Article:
Monday, March 19, 2007

Oy! My Cranky Body!

When I first started training, I was particularly concerned with the occasional sciatica I'd experience ever since the time I shoveled my parents' entire driveway by myself during a particularly bad snowfall. But because I've strengthened my back muscles and sit up straighter now than ever before, I believe the sciatica is hopefully a thing of the past.

I also have a bum right knee from basketball which one upon a time I thought would never allow me to do tenkong fanyao properly, but all the training seems to have paid off, and I don't get booted from the line for tenkong fanyao any more.

So last week I got sidetracked with work again and only managed to train on Saturday (even though I so desperately wanted to sleep in!). As I did mabu and torqued my fists out into a full extension, I felt a slight tingle in my right wrist/forearm, a feeling I associate with carpal tunnel syndrome, which was probably exacerbated by the extra long hours I spent in my office during the past week. The numbness/slight pain also gets me during ceshoufan as well sometimes.

Hopefully, all that sitting in front of my computer won't give rise to any permanent problems. Does anybody have any recommendations as to how to combat carpal tunnel syndrome? I bet it's something Shaolin monks haven't had to deal with much!

Train harder!

4 comments:

  1. Carpel Tunnel Syndrome is actually a repetitive stress disorder. It's caused by doing the same motion over and over again. So one way to avoid this at the office is actually just to give your wrists a break. Stretch and rotate them every 2 or 3 hours.

    Another advice for your ceshoufan is to actually try to do handstands against the wall. Not only will this build the strength in your wrists and fingers but also in your abs which will allow you do cartwheels with a lot more ease. Putting too much weight on your arms as you go around the cartwheel is one way to put too much stress on them. Kick you legs around faster also helps so you don't have to rely on your hands to pull you over. Usually doing handstands is one way to work up to getting to an aerial. So work on those handstands....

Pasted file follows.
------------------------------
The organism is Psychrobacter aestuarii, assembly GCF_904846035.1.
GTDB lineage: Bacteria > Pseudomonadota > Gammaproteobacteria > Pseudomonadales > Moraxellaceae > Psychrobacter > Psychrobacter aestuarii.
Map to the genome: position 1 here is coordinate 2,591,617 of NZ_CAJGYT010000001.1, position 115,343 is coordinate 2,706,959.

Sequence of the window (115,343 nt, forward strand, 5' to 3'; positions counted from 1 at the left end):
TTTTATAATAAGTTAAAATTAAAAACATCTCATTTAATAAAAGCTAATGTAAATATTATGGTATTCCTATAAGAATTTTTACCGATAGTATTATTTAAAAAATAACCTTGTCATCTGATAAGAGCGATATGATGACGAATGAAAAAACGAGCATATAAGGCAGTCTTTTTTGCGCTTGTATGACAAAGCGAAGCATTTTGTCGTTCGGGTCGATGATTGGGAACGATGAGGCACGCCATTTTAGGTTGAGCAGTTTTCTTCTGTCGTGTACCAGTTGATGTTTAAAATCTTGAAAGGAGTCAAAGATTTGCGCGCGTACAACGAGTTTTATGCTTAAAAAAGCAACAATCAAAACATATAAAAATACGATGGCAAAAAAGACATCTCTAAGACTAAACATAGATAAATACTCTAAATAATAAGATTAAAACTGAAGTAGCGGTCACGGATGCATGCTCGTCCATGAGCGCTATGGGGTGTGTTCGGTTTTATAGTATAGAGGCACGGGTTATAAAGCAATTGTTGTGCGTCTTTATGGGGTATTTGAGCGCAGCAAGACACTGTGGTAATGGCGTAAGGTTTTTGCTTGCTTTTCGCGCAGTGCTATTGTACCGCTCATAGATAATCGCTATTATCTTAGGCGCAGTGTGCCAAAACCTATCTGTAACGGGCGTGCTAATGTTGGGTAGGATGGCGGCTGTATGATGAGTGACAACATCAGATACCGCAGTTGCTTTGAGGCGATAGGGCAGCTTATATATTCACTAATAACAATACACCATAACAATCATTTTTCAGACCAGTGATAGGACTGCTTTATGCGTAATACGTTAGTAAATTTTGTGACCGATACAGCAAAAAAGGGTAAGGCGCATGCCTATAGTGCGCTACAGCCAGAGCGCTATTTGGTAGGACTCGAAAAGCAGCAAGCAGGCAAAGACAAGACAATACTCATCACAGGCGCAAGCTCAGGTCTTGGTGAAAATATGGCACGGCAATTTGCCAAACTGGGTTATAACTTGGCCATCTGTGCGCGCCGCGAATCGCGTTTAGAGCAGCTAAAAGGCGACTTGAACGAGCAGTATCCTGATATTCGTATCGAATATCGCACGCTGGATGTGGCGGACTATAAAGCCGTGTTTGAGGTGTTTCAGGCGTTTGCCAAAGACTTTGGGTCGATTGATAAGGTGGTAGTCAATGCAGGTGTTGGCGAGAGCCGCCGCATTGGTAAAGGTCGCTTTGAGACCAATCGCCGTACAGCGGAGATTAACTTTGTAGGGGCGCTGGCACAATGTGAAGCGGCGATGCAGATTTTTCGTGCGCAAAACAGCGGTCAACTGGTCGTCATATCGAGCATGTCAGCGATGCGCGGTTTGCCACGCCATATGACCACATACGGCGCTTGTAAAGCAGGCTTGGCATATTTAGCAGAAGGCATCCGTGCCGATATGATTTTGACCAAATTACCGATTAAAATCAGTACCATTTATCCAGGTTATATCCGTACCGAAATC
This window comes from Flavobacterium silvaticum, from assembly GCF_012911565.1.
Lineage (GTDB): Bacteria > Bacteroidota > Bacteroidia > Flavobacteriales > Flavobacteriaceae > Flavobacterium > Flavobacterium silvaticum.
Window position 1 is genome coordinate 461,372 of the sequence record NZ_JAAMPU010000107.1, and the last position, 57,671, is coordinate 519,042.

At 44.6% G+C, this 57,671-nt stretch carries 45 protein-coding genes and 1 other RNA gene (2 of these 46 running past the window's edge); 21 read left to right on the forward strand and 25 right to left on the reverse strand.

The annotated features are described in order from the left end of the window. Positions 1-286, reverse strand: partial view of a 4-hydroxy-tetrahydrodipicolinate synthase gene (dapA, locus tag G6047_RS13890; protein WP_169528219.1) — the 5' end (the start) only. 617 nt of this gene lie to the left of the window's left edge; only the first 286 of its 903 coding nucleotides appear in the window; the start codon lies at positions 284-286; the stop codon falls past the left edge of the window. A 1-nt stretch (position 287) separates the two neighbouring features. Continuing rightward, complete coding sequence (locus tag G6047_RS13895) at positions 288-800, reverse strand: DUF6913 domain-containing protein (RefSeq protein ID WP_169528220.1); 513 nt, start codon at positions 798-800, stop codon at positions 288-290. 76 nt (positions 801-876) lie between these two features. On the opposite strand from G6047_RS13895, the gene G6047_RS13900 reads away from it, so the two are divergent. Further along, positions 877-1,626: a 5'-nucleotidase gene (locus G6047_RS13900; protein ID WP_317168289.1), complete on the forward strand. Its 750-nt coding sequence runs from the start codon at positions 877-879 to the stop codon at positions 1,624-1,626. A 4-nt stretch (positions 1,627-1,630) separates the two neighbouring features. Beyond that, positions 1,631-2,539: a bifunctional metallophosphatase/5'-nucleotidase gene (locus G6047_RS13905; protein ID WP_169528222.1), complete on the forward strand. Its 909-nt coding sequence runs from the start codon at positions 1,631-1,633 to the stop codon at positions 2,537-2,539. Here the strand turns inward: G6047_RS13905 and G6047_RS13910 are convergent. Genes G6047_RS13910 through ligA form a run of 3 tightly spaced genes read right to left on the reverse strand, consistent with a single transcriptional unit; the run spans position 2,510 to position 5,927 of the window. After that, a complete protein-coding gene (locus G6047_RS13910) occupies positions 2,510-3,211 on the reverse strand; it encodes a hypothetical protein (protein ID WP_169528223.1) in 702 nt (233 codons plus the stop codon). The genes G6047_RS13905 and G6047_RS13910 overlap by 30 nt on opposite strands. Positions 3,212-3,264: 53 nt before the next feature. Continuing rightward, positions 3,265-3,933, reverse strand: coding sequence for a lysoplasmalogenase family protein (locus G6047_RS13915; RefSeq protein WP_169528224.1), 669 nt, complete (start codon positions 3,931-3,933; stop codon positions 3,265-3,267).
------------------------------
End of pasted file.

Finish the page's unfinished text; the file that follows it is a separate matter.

Just so no one thinks I'm some complete weirdo. I'm writing here because I used to be a student at the Temple and had a lot of injuries especially in one of my knee from doing the movements incorrectly. So I am hoping I can give some advice so none of you have to go through same problems I did.

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  2. thanks for the thoughtful advice, anonymous! are you the same anonymous who has made other comments on other posts? we are psyched that people beyond the regular bunch of folks we hang with are checking us out too.

    no one thinks you're a weirdo. remember, we're kung fu dorks!

    so awesome! amituofo!

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  3. kung fu weirdo aka anonymousMarch 19, 2007 at 4:48 PM

    Yes I am anonymous who was posting all those anonymous comments. I forget how I found this blog. I was looking for some pictures of the New Temple because I heard the school relocated and then stumbled upon links to this blog and I thought it was interesting.

    I think I will go by kung fu weirdo now!! =)

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  4. Carpel tunnel syndrome... rings a bell with my second job. Have you looked into an ergonmic keyboard? I believe used a split ergonmic keyboard. It was a bit hard getting used to but was a bit better until I changed my position eight months later.

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